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Apple Threatens To Pull British Siri Rival From App Store

Tom Jowitt is a leading British tech freelance and long standing contributor to TechWeek Europe

Apple is said to be planning to pull the voice assistant Evi app from its App Store, because it is ‘confusingly similar’ to Siri

Apple is not happy with a small British firm and has threatened to pull the plug on its voice assistant app, Evi.

It was only last month when Cambridge-based startup True Knowledge released the voice-activated, personal assistant app for iPhone and Android smartphones.

Evi is able to answer questions posed by the user just like Siri on the iPhone 4S, but is available on all iOS and Android devices.

Apple threat

It seems that those in charge at Apple Towers are less than impressed. William Tunstall-Pedoe, chief executive of True Knowledge, told The Guardian newspaper that he had been contacted by an Apple representative last Friday, and was informed that a decision had been made and that the Evi app would be removed imminently from the Apple App Store.

Tunstall-Pedoe confirmed to the newspaper that Apple’s Richard Chipman had indicated Evi was being reviewed under condition 8.3 of the App Store’s terms and conditions, which bans apps that appear confusingly similar to an existing Apple product.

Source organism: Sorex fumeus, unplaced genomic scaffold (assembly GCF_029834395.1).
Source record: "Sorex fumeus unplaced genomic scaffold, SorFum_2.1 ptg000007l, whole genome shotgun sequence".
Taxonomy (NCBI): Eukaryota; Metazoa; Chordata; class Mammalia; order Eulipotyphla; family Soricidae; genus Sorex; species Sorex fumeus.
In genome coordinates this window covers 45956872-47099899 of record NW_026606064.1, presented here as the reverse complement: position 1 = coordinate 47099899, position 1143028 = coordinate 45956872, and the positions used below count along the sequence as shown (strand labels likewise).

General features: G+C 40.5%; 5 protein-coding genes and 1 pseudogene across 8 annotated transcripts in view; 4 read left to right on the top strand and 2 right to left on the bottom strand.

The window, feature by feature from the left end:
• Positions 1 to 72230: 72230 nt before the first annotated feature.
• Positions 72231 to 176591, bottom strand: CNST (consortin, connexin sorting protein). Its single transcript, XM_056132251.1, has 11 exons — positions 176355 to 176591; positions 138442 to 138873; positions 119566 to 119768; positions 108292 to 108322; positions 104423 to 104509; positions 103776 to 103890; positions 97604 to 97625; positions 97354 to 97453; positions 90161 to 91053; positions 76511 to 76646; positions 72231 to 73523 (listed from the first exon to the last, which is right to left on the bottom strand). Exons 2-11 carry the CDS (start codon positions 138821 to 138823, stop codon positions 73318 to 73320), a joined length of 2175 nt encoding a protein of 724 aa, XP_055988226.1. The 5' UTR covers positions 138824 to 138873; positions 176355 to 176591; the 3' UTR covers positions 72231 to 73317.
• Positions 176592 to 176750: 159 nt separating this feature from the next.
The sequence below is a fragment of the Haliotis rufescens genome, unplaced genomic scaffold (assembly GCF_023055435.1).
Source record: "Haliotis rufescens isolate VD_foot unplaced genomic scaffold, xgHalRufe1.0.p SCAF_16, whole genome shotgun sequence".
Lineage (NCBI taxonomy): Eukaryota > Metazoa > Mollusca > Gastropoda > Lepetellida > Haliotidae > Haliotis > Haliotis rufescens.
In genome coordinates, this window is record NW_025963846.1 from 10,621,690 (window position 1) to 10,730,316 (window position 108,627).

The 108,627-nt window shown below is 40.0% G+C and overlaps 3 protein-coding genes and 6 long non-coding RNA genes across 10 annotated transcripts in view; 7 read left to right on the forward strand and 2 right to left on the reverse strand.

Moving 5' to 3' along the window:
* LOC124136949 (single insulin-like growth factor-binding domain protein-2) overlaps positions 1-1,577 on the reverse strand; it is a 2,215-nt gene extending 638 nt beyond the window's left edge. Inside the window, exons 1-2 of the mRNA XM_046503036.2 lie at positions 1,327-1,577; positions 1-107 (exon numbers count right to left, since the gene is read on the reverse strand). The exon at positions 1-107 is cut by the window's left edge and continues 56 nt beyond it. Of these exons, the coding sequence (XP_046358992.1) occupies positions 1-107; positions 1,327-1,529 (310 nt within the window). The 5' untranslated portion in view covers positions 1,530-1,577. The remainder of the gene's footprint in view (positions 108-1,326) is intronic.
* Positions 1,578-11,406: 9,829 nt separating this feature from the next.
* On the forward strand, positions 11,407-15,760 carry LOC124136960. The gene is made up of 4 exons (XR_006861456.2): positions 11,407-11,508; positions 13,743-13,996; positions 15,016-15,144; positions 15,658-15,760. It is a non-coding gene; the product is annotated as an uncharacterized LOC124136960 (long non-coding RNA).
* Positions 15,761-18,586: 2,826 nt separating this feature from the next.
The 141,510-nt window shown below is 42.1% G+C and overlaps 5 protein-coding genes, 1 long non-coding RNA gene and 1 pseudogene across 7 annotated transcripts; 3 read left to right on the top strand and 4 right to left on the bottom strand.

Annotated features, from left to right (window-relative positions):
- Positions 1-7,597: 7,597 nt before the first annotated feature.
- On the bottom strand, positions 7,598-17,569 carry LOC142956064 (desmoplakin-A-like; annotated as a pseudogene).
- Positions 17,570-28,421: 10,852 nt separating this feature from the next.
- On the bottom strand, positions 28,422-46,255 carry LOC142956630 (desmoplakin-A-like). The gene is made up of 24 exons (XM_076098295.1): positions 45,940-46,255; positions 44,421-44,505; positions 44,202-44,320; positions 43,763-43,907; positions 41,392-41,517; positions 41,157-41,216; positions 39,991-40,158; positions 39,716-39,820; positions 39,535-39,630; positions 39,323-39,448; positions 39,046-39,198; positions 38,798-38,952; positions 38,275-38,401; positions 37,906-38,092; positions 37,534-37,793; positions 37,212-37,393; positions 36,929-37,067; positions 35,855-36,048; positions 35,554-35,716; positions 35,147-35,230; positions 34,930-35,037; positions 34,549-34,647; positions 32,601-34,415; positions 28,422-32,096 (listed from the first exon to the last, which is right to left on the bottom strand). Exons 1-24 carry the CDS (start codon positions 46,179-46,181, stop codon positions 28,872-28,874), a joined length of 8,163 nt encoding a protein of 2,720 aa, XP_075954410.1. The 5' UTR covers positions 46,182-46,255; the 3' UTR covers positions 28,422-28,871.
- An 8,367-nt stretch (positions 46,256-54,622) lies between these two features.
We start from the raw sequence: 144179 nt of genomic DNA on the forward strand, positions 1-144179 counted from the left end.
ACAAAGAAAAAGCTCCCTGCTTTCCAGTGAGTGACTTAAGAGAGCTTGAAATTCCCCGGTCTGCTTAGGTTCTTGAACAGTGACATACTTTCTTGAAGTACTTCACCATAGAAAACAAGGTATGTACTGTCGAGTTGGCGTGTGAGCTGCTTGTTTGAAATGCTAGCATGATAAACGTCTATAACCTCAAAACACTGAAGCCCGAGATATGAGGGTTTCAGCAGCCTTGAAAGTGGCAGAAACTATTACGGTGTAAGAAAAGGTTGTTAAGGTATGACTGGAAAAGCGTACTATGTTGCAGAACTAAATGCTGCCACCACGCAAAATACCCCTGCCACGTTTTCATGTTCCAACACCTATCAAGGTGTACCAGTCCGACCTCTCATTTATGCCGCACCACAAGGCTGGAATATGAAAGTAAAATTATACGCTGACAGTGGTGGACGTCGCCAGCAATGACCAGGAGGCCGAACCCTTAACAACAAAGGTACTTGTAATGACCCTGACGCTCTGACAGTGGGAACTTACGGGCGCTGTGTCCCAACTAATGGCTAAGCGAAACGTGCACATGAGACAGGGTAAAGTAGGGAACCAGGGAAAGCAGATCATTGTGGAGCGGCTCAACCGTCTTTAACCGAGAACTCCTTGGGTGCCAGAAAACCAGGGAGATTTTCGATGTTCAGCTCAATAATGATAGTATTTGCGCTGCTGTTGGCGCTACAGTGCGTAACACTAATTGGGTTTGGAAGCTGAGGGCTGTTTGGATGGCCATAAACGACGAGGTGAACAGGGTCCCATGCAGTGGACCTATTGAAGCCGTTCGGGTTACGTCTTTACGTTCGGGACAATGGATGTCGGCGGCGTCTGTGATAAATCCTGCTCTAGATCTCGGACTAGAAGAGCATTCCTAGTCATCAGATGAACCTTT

Evi, like Siri, uses the same speech recognition system, Nuance. However, it also uses its own set of servers to work on the content of the user’s request. Evi is available on the App Store for 69p and on the Android Market for free and it has proved popular with mobile users.

TechWeekEurope checked and the Evi app was still available on the Apple App Store as of Tuesday 7am.

Siri comes preloaded on the iPhone 4S and is deeply embedded into that device. However, it has continued to struggle with strong accents in the UK, and has been blamed for a dramatic increase in mobile data use.

To make matters worse, Apple co-founder Steve Wozniak, now chief scientist with FusionIO, has voiced his criticism of Siri and claimed that the similar Iris voice recognition software available for the Android platform was superior.

Siri also faces another major problem – it is mostly US-focused and cannot do UK-focused searches. Consequently, many Brits have opted to install Evi which, unlike Siri, can look up British businesses and maps. It also reportedly handles British regional accents much better than Siri.

Tunstall-Pedoe told The Guardian that downloads of Evi are currently running at equal levels on the Android and iOS platforms – but it remains to be seen how long Evi will remain on Apple’s App Store.

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